Prince Georges County Police investigate the fatal shooting of a man and… (Mark Gail/THE WASHINGTON…)
The number of homicides dropped again last year in the Washington region, including in the District, which grew in population and yet recorded the fewest killings in a half-century.
As of Monday evening, the District had 88 killings in 2012, a milestone for D.C. Police Chief Cathy L. Lanier, whose long-standing goal has been fewer than 100 homicides. As recently as 2009, the District had 140 killings. In 2011, there were 108.
In Prince George’s County, where crime dropped in nearly every category, there were 63 homicides, down from 97 in 2011, a harkening back to the 1980s, when the county had more farmland than urban centers or upscale subdivisions.
Police point to several reasons for the decrease, which has been part of a years-long national trend in some major cities across the country.Authorities have broken up dozens of violent gangs, seized thousands of guns, used technology to monitor the streets and directed additional resources to high-crime areas.
And District officials have given residents a financial incentive to provide tips: nearly $600,000 in reward money was paid out last year.
Although homicides have fallen, robberies have been a stubborn problem in the District. Smartphones and designer apparel are popular targets. Police say some criminals are committing robberies for quick money as the area’s drug trade, once a chief driver of the killings, has declined.
“We used to have 11 shootings and seven, eight homicides in a weekend,” Lanier said in a recent interview. “Now we’ll have a whole weekend where we don’t respond to a shooting.”
Killings in some of the region’s suburbs, where violent crimes are far more infrequent, remained about the same as the previous year, with Montgomery County recording 15 and Alexandria none. A few counties posted increases: Fairfax had 17 and Arlington had four, including jewelry store owner Tommy Wong, who was slain inside his shop. In 2011, there were 11 homicides in Fairfax and none in Arlington.
In the District, which has added more than 30,000 residents in just over two years, gun assaults also decreased about 11 percent last year, continuing a recent trend. But overall, assaults with deadly weapons have increased about 7 percent, police data show.
One of the most widespread crimes in recent years has been street robbery. At the beginning of the year, holdups spiked so severely that the department turned its focus to curbing them, beefing up its robbery unit and deploying extra patrols and teams of undercover decoys.
The numbers stabilized by the end of the year, but there were still some high-profile and brutal robberies, including the case of Thomas Maslin, who was beaten with a bat and left near Eastern Market. The assailants were after Maslin’s phone, police said.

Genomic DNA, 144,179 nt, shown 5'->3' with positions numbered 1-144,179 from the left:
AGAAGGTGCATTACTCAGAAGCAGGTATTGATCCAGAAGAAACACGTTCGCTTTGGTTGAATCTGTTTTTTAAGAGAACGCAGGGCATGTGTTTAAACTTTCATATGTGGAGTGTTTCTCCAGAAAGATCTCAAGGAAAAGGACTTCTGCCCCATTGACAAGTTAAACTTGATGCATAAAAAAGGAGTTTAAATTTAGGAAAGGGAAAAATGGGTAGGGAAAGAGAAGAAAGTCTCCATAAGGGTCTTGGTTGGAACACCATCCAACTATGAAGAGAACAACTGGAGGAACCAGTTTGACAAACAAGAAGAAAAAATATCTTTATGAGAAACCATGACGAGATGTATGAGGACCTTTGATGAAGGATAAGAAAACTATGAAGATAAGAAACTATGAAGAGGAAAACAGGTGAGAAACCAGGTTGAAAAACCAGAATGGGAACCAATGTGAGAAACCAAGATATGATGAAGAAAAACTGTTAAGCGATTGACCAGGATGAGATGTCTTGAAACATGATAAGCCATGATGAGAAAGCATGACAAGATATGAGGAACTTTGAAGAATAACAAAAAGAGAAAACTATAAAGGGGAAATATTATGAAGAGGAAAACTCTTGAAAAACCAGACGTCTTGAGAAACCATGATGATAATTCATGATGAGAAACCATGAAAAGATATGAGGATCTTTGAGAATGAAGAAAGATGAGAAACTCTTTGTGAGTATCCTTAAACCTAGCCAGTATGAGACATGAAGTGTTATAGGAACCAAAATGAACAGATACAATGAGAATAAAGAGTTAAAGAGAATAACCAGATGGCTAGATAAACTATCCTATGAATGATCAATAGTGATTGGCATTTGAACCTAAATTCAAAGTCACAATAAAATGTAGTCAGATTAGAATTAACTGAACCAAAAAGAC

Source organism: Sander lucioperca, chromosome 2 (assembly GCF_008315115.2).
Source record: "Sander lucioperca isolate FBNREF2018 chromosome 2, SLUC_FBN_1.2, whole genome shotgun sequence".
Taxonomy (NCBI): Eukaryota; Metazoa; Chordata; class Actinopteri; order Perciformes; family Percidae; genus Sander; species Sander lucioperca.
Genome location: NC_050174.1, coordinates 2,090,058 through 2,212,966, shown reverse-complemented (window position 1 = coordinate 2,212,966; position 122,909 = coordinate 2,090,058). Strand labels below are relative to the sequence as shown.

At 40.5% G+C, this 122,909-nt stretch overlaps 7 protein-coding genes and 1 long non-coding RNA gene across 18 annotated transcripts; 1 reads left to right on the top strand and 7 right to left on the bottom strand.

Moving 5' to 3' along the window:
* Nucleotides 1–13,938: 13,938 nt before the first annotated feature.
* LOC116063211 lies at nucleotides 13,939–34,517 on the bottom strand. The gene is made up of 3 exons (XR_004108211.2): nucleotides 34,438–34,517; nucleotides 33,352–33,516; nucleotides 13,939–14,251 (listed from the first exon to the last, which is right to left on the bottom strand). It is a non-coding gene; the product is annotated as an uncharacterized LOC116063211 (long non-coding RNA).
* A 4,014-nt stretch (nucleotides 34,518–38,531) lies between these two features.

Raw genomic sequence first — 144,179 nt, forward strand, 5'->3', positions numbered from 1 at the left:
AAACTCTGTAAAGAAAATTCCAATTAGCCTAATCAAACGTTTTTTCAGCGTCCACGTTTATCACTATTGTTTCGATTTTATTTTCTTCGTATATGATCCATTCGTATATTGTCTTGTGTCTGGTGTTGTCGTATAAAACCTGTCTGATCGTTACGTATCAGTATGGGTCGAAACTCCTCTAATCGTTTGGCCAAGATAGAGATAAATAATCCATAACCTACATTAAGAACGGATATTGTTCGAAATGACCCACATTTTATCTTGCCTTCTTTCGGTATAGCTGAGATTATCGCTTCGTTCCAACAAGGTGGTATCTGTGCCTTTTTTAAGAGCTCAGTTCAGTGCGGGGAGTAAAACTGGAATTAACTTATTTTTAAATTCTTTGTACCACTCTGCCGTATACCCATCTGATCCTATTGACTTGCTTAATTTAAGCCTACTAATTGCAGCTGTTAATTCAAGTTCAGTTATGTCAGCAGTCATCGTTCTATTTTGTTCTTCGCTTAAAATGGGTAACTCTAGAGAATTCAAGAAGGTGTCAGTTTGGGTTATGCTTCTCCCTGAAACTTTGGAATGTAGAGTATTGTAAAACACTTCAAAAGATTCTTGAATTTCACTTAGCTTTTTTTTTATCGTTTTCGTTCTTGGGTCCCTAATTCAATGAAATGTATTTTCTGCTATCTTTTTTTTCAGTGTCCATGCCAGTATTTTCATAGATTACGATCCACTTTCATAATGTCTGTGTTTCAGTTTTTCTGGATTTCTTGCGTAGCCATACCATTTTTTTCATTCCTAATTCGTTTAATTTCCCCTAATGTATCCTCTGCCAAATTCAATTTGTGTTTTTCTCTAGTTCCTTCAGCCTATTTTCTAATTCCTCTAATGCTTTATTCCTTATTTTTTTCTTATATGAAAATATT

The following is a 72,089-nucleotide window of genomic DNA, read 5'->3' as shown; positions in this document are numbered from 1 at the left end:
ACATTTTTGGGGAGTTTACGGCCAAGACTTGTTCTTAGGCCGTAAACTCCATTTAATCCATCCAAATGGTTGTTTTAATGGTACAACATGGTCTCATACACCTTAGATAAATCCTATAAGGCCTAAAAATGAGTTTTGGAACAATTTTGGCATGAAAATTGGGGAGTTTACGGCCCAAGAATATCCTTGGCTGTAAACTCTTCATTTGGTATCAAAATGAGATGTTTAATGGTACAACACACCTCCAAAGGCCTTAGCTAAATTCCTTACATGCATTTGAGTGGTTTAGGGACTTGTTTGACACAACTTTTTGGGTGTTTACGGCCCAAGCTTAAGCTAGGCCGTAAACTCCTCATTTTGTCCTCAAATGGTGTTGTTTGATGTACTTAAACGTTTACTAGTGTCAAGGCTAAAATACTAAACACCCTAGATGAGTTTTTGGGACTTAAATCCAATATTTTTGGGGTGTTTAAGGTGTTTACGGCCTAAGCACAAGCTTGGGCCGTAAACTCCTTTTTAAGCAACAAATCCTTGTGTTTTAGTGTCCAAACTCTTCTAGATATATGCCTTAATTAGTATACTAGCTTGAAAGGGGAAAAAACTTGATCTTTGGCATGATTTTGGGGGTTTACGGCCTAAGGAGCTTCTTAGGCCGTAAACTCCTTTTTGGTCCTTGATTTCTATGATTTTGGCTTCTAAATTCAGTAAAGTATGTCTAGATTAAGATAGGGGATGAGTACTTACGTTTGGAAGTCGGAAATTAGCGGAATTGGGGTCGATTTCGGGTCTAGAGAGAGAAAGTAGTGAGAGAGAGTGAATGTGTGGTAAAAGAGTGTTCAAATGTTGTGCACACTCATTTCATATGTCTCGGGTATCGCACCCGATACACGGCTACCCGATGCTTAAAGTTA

Robberies generally decreased last year in the suburbs, including in Arlington, Alexandria, Prince George’s and Fairfax, which had a 20 percent decline in holdups.
New York City announced an all-time low in homicides this year, with 414 as of Friday, 100 fewer than in 2011. The city also posted a record low number of shootings, 1,353, down from 1,420 the previous year.
Chicago, however, is experiencing a wave of violence and recently recorded its 500th killing of 2012.
Homicides in Philadelphia and Baltimore remain down significantly from historic highs, but were up slightly compared with 2011.
In the Washington region, there were several particularly shocking killings in 2012. In August, an armed intruder killed 17-year-old Amber Stanley in her Upper Marlboro home. Not a month later, another high school student, Marckel Ross, 18, was gunned down as he walked to Central High in Capitol Heights.
In the District on Christmas Eve, Capitol Hill resident Jason Emma, 28, was fatally shot near his home in what police think was a robbery. Earlier in December, Selina Brown was gunned down by the father of her toddler daughter as she boarded a bus. The child, who was in Brown’s arms, was wounded in the shooting.
In the six years that Lanier has been police chief, homicides have declined by more than 50 percent. But during the interview, Lanier acknowledged that spasms of violence can still break out with alarming frequency and said that the homicide rate “has to go lower.”
Just this week, there were shootings within hours of each other in neighborhoods just south of East Capitol Street that left two men dead — Angelo Alphonso Payne, 23, and Darnell Rivers, 22.
In recent years, the drug trade has steadily declined as open-air markets have faded and criminals have turned to stealing and selling smartphones and other devices. Last year, there were fewer than 10 drug-related homicides, officials said — a far cry from the 1990s, when the trade in crack cocaine was much of the reason the District saw close to 500 homicides a year.